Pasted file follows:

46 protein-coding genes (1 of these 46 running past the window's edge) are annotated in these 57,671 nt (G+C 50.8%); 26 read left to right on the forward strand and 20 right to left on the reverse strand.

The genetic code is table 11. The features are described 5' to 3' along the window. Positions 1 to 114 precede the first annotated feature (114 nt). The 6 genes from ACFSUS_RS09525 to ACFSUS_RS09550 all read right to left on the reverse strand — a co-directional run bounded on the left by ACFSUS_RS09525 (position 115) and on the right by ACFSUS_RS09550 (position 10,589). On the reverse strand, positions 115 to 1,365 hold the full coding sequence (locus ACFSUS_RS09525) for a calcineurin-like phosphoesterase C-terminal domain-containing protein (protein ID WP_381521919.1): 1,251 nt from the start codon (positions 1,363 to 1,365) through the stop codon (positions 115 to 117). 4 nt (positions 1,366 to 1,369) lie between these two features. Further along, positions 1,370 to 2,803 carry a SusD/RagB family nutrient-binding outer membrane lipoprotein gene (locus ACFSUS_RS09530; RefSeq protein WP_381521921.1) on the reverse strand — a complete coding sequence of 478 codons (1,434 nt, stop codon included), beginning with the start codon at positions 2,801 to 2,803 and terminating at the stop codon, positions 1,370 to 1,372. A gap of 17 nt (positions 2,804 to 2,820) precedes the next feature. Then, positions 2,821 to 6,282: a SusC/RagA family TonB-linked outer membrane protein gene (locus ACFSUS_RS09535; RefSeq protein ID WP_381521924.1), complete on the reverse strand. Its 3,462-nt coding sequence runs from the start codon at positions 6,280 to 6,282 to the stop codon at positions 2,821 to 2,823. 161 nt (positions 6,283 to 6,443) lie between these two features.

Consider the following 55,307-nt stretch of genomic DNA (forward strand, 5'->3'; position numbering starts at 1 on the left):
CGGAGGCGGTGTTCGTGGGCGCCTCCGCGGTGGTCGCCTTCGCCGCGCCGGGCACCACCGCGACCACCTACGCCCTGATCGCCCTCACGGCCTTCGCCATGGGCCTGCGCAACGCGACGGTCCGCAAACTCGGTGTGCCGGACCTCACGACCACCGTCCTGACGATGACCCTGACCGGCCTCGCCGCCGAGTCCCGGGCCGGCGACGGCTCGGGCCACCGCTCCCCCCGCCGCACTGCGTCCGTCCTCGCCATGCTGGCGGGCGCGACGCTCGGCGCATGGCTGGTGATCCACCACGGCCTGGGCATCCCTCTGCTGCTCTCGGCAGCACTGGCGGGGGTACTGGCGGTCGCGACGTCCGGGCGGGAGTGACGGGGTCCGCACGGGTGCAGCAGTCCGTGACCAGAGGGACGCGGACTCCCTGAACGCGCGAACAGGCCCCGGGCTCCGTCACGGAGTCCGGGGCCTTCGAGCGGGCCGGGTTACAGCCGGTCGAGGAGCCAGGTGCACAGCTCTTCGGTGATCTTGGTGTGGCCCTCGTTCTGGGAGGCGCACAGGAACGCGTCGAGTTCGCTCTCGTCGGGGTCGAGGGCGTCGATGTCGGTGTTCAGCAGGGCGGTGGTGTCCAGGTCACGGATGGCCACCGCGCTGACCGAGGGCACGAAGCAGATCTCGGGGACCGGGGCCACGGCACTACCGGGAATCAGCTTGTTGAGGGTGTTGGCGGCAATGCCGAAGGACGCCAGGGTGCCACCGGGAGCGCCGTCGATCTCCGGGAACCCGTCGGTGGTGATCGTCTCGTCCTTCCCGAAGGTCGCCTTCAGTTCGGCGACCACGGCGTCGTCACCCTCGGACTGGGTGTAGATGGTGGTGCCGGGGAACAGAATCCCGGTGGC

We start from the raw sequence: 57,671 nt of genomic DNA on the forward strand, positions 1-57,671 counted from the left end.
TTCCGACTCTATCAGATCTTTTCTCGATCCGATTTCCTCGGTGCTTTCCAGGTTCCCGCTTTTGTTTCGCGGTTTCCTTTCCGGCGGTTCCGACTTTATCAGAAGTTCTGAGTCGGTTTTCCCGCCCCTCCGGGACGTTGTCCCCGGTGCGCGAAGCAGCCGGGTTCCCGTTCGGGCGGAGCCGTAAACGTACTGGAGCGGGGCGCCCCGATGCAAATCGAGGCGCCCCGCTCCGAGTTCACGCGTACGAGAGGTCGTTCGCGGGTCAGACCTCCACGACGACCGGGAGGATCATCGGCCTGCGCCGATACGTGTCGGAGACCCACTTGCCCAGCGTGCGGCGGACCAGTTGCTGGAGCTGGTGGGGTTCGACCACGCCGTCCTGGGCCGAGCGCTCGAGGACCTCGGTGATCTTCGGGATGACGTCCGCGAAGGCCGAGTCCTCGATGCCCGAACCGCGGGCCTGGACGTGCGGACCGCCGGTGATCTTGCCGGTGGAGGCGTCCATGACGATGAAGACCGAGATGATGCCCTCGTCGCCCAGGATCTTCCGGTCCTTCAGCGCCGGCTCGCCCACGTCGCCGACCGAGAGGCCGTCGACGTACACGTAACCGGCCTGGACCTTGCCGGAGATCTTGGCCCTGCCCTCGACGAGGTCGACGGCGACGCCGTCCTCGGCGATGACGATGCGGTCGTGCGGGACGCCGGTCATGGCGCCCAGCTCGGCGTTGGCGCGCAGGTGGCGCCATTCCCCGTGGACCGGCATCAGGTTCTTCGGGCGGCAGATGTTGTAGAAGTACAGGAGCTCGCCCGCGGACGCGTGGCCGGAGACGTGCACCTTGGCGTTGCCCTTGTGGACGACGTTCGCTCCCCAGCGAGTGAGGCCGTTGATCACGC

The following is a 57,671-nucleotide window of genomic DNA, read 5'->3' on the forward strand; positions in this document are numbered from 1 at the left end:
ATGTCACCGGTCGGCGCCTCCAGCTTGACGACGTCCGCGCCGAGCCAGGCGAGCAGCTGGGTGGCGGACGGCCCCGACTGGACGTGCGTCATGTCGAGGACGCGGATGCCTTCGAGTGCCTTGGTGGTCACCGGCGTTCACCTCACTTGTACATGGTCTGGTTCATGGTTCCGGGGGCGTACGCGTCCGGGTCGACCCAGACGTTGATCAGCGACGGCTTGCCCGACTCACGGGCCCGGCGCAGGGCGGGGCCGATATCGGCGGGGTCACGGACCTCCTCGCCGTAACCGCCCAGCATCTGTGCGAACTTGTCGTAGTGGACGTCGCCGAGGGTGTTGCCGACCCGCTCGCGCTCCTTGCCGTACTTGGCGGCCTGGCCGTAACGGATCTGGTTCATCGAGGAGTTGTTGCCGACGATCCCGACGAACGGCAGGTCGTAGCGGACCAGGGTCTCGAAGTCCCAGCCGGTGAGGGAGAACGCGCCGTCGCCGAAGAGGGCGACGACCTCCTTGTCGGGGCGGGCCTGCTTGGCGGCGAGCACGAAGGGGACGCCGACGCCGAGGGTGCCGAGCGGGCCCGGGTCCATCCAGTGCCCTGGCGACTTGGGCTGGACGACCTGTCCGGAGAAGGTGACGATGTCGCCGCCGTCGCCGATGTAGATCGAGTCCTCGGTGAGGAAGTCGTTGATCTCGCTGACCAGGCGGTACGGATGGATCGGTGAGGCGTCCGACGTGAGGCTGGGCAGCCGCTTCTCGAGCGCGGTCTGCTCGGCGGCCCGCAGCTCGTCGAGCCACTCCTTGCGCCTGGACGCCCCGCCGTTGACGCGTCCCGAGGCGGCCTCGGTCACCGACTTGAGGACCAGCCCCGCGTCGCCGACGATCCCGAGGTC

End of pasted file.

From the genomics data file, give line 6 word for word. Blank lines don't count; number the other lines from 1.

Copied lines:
TTCCGACTCTATCAGATCTTTTCTCGATCCGATTTCCTCGGTGCTTTCCAGGTTCCCGCTTTTGTTTCGCGGTTTCCTTTCCGGCGGTTCCGACTTTATCAGAAGTTCTGAGTCGGTTTTCCCGCCCCTCCGGGACGTTGTCCCCGGTGCGCGAAGCAGCCGGGTTCCCGTTCGGGCGGAGCCGTAAACGTACTGGAGCGGGGCGCCCCGATGCAAATCGAGGCGCCCCGCTCCGAGTTCACGCGTACGAGAGGTCGTTCGCGGGTCAGACCTCCACGACGACCGGGAGGATCATCGGCCTGCGCCGATACGTGTCGGAGACCCACTTGCCCAGCGTGCGGCGGACCAGTTGCTGGAGCTGGTGGGGTTCGACCACGCCGTCCTGGGCCGAGCGCTCGAGGACCTCGGTGATCTTCGGGATGACGTCCGCGAAGGCCGAGTCCTCGATGCCCGAACCGCGGGCCTGGACGTGCGGACCGCCGGTGATCTTGCCGGTGGAGGCGTCCATGACGATGAAGACCGAGATGATGCCCTCGTCGCCCAGGATCTTCCGGTCCTTCAGCGCCGGCTCGCCCACGTCGCCGACCGAGAGGCCGTCGACGTACACGTAACCGGCCTGGACCTTGCCGGAGATCTTGGCCCTGCCCTCGACGAGGTCGACGGCGACGCCGTCCTCGGCGATGACGATGCGGTCGTGCGGGACGCCGGTCATGGCGCCCAGCTCGGCGTTGGCGCGCAGGTGGCGCCATTCCCCGTGGACCGGCATCAGGTTCTTCGGGCGGCAGATGTTGTAGAAGTACAGGAGCTCGCCCGCGGACGCGTGGCCGGAGACGTGCACCTTGGCGTTGCCCTTGTGGACGACGTTCGCTCCCCAGCGAGTGAGGCCGTTGATCACGC